The channel’s future is full of uncertainty. To develop a fruitful partnership with technology heavyweights, partners must be prepared to shift gears, diversify, and not underestimate the growth potential that comes from serving smaller and medium-sized customers, said panelists at the “Ultimate Channel Partner Panel” held recently at the Channel Partners Expo & MSP Summit 2022.
“There’s a lot of unknowns, even for Microsoft,” said Tyler Bryson, the company’s corporate vice president of Global Partner Solutions US. As Microsoft increases its cloud offerings, it creates new opportunities for existing channel partners. This means Microsoft must think more broadly about what’s possible for every single partner, whether it’s business applications, communication services, or security, all of which are converging, he said.
For AT&T, routes to market are critical, even for a company with a lot of direct sales, said Chris Jones, assistant vice president of channel sales for AT&T Alliance Channel & ACC Business. Some partners want to wholesale or resale, while others are aggregators or embrace an agency model. AT&T aims to be flexible so it can support how a partner wants to go to market because some customers want to buy products and services in a manner other than direct, he said.
Threatlocker has evolved quite a bit over the past five years, starting with a handful of clients and expanding to 23,000 businesses using its services, said founder and CEO Danny Jenkins. MSPs account for 80 percent of Threatlocker’s channel program. “One of the things we try and focus on with the channel with our MSPs is to identify their customer’s problems and align products with solutions,” he said.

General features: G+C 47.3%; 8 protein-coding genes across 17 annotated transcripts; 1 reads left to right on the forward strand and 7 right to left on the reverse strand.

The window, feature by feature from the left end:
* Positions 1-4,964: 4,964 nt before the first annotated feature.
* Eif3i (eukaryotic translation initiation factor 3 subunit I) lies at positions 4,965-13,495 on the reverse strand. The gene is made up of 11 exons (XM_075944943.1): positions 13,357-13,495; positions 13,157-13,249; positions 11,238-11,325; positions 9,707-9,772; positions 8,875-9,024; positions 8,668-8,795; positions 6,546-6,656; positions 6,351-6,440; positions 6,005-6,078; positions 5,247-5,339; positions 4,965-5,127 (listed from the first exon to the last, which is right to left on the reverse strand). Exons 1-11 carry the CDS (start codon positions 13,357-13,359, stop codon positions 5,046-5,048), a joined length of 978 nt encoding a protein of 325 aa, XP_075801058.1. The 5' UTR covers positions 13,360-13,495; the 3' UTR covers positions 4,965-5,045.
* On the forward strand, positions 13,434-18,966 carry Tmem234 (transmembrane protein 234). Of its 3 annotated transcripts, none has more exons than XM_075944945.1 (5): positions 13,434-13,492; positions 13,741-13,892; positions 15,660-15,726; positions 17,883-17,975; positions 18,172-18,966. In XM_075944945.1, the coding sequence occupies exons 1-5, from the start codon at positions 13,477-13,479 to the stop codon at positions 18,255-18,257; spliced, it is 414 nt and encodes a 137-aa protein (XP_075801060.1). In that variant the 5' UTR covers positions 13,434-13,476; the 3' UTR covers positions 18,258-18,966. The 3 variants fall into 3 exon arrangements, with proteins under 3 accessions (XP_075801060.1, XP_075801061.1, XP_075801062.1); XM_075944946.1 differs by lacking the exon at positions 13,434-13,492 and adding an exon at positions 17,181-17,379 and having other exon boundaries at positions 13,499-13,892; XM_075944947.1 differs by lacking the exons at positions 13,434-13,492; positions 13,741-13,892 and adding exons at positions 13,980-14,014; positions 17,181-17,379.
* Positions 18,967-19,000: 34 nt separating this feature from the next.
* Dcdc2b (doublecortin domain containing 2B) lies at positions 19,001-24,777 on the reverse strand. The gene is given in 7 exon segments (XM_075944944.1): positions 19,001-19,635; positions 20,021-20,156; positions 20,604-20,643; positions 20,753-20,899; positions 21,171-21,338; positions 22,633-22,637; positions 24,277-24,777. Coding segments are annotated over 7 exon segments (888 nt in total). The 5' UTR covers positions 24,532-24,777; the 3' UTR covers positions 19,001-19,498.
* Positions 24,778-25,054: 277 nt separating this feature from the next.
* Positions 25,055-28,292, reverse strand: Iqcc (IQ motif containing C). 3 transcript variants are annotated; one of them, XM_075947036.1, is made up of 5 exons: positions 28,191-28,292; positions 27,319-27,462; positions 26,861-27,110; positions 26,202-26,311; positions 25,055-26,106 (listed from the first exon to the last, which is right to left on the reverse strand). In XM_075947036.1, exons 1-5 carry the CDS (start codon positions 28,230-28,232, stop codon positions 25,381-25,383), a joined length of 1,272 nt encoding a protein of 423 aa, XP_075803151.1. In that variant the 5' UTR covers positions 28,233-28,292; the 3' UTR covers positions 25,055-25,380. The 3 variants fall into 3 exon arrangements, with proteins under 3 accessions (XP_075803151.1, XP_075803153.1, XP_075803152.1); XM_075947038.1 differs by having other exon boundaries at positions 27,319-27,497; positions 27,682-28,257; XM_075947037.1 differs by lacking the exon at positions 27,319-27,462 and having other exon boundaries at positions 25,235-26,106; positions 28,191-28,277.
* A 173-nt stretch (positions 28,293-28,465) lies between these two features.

For Cisco, the channel is becoming more important than ever, said Andrew Sage, vice president of global distribution and small business sales. “We want to give customers the choice of how they get the solutions they need to drive the business results they’re after.” Managed services providers potentially are becoming the largest route to market the company has, he said.
The evolution in the channel differs for each panel participant. For Threatlocker, it’s meant moving to larger partners, while keeping and nurturing smaller ones because they are more likely to become public advocates, said Jenkins.
It’s not just the smaller partners that matter; it’s the smaller end customers, said Sage. “If we don’t have the right solutions designed for that typical, small and mid-size customer, which is more often where the small partners are selling, then it’s a non-starter of a conversation.”
Bryson said the days of designing a great product and hoping it works out are gone. This became apparent to Microsoft during the pandemic when it tried to get Windows Virtual Desktop to more small businesses without IT departments through enterprise-focused market routes. It’s imperative to design products with the needs of small businesses and smaller partners in mind, he said.
Sage said small business and mid-size customers are driving more growth for Cisco. “The small and mid-size customers are going through this incredible transformation right now. SaaS and cloud have opened opportunities for them to deploy technology they never had before,” he said.
Jones agreed that small businesses is where the growth opportunities are, and that’s where the channel and supplier communities need focus. “Small businesses are more technologically forward-thinking. They’re willing to take risks with the business because they don’t have a big, embedded infrastructure. They want to make things happen,” he said.